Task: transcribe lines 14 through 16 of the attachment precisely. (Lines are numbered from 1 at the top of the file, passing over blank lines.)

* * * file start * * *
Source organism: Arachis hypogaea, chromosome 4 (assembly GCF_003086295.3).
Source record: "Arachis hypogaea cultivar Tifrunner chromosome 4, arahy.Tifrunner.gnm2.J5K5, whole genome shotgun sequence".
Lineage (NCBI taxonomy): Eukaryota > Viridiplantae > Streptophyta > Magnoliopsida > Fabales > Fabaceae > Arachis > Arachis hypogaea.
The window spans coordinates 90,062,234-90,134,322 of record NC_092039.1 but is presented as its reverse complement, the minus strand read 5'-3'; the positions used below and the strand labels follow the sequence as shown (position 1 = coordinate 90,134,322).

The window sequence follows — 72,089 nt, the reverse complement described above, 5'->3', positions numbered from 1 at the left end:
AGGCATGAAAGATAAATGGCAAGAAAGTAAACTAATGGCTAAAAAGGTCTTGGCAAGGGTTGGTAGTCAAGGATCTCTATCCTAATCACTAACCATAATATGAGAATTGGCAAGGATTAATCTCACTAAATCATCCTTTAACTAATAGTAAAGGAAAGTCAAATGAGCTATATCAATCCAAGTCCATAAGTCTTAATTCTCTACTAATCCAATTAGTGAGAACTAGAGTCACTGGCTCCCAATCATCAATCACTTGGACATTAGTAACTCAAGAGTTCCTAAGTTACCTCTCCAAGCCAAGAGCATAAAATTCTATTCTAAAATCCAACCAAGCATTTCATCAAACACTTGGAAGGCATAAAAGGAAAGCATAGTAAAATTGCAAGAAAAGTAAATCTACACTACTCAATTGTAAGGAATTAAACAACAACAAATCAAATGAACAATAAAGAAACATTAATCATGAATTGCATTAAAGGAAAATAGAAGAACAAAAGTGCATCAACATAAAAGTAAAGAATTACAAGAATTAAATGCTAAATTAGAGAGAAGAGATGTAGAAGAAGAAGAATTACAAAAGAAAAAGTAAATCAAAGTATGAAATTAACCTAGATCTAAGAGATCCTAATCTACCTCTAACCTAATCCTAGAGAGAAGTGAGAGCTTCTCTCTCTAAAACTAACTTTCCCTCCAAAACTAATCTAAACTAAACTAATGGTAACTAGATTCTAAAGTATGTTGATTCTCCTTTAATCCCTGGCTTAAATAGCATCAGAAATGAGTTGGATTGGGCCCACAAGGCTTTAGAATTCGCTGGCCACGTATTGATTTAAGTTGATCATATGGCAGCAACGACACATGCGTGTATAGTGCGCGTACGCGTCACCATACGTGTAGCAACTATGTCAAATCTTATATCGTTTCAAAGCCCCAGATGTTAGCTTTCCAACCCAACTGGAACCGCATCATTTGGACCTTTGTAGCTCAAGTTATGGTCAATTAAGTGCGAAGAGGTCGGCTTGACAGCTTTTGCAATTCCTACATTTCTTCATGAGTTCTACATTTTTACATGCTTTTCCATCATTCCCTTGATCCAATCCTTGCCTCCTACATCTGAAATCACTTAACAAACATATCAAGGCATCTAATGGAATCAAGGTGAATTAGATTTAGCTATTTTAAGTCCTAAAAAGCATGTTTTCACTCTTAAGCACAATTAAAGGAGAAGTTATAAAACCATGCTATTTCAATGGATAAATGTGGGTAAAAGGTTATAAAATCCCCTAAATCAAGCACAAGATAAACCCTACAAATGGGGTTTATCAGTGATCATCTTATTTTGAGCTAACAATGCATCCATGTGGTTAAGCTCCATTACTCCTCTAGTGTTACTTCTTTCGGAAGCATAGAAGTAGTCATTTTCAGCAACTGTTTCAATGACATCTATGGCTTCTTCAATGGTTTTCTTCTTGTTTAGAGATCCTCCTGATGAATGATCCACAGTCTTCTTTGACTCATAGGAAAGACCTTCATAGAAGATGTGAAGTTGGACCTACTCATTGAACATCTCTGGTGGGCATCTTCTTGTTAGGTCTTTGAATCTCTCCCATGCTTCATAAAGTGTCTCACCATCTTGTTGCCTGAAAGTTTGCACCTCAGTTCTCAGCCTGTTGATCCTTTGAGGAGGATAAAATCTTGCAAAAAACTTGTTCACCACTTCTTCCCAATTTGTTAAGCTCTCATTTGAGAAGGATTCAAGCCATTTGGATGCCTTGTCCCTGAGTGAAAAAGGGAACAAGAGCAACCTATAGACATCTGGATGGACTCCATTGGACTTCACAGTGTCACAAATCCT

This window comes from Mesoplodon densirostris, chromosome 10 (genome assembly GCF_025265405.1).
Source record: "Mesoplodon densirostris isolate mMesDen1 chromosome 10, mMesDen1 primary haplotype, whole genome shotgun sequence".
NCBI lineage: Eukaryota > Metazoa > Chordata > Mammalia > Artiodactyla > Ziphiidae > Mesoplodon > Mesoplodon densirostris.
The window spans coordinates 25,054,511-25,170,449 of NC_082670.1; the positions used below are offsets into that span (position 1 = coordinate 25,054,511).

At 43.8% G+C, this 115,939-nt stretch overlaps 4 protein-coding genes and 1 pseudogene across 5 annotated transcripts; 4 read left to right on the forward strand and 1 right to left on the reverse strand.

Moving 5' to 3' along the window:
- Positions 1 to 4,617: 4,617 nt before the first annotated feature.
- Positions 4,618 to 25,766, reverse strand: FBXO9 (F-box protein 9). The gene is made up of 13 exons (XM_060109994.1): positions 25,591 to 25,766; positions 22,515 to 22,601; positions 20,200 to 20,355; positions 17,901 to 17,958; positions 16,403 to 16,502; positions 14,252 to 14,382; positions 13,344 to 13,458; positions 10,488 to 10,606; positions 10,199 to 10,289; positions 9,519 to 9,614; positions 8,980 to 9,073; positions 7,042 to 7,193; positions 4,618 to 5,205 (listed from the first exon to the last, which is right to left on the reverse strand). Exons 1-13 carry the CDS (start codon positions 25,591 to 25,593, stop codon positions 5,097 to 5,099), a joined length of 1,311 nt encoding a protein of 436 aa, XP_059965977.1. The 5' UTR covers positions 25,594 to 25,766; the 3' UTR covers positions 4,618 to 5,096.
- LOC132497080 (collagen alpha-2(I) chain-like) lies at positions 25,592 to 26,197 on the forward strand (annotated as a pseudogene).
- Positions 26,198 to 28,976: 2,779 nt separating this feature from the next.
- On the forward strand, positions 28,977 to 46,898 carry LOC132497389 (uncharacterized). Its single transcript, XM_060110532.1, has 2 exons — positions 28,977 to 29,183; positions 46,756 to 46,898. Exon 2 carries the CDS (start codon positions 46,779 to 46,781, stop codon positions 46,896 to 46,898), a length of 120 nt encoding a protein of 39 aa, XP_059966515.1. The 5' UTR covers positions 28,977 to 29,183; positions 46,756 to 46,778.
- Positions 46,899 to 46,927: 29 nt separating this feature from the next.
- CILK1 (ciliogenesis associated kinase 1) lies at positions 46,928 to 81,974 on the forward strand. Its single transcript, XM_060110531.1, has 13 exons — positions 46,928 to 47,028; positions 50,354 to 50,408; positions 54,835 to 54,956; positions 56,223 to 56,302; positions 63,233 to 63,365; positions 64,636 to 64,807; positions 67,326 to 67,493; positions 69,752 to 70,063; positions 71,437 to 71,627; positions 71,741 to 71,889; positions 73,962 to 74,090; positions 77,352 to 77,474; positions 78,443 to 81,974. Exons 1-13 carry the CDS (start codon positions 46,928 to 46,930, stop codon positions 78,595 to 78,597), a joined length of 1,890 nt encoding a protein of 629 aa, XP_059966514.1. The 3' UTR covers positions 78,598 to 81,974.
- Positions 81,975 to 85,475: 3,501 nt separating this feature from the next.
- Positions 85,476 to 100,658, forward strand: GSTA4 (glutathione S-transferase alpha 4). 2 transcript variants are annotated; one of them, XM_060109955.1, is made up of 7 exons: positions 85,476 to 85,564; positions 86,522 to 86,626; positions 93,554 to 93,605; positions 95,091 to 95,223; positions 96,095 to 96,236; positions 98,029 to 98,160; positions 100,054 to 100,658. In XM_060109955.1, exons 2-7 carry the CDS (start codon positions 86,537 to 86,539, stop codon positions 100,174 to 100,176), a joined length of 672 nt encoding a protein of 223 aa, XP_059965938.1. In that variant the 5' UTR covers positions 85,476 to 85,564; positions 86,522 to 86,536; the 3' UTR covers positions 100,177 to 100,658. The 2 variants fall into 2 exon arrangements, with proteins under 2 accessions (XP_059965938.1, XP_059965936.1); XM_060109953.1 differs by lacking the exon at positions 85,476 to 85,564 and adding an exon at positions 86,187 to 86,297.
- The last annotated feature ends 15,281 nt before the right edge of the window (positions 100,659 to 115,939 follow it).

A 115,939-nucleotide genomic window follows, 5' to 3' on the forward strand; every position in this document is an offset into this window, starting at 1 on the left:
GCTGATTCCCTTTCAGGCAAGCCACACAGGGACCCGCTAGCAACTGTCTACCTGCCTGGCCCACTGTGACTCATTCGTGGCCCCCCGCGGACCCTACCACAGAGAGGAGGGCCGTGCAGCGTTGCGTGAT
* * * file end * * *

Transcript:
- Positions 4,618 to 25,766, reverse strand: FBXO9 (F-box protein 9). The gene is made up of 13 exons (XM_060109994.1): positions 25,591 to 25,766; positions 22,515 to 22,601; positions 20,200 to 20,355; positions 17,901 to 17,958; positions 16,403 to 16,502; positions 14,252 to 14,382; positions 13,344 to 13,458; positions 10,488 to 10,606; positions 10,199 to 10,289; positions 9,519 to 9,614; positions 8,980 to 9,073; positions 7,042 to 7,193; positions 4,618 to 5,205 (listed from the first exon to the last, which is right to left on the reverse strand). Exons 1-13 carry the CDS (start codon positions 25,591 to 25,593, stop codon positions 5,097 to 5,099), a joined length of 1,311 nt encoding a protein of 436 aa, XP_059965977.1. The 5' UTR covers positions 25,594 to 25,766; the 3' UTR covers positions 4,618 to 5,096.
- LOC132497080 (collagen alpha-2(I) chain-like) lies at positions 25,592 to 26,197 on the forward strand (annotated as a pseudogene).
- Positions 26,198 to 28,976: 2,779 nt separating this feature from the next.